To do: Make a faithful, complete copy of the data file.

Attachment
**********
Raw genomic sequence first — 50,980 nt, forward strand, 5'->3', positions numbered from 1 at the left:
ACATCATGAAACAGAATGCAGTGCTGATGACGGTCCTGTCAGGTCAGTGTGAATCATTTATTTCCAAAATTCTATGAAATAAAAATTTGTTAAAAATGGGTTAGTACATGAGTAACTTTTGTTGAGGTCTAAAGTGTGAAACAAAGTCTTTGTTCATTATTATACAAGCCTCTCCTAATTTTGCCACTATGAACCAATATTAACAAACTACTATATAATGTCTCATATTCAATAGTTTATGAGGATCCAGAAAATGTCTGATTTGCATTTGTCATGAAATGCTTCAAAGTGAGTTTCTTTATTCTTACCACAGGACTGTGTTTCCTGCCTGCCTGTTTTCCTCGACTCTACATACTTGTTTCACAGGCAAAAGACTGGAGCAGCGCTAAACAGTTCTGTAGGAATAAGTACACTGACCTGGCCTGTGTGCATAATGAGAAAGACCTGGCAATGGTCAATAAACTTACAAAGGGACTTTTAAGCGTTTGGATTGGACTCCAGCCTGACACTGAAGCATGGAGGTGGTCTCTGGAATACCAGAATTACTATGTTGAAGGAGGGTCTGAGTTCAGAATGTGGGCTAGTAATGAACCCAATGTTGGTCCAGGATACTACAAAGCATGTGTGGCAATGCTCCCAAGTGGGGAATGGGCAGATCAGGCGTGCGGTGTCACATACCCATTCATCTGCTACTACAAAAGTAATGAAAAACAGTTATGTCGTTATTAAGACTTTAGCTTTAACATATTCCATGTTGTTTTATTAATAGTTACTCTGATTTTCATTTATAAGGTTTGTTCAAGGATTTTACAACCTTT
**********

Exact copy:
Raw genomic sequence first — 50,980 nt, forward strand, 5'->3', positions numbered from 1 at the left:
ACATCATGAAACAGAATGCAGTGCTGATGACGGTCCTGTCAGGTCAGTGTGAATCATTTATTTCCAAAATTCTATGAAATAAAAATTTGTTAAAAATGGGTTAGTACATGAGTAACTTTTGTTGAGGTCTAAAGTGTGAAACAAAGTCTTTGTTCATTATTATACAAGCCTCTCCTAATTTTGCCACTATGAACCAATATTAACAAACTACTATATAATGTCTCATATTCAATAGTTTATGAGGATCCAGAAAATGTCTGATTTGCATTTGTCATGAAATGCTTCAAAGTGAGTTTCTTTATTCTTACCACAGGACTGTGTTTCCTGCCTGCCTGTTTTCCTCGACTCTACATACTTGTTTCACAGGCAAAAGACTGGAGCAGCGCTAAACAGTTCTGTAGGAATAAGTACACTGACCTGGCCTGTGTGCATAATGAGAAAGACCTGGCAATGGTCAATAAACTTACAAAGGGACTTTTAAGCGTTTGGATTGGACTCCAGCCTGACACTGAAGCATGGAGGTGGTCTCTGGAATACCAGAATTACTATGTTGAAGGAGGGTCTGAGTTCAGAATGTGGGCTAGTAATGAACCCAATGTTGGTCCAGGATACTACAAAGCATGTGTGGCAATGCTCCCAAGTGGGGAATGGGCAGATCAGGCGTGCGGTGTCACATACCCATTCATCTGCTACTACAAAAGTAATGAAAAACAGTTATGTCGTTATTAAGACTTTAGCTTTAACATATTCCATGTTGTTTTATTAATAGTTACTCTGATTTTCATTTATAAGGTTTGTTCAAGGATTTTACAACCTTT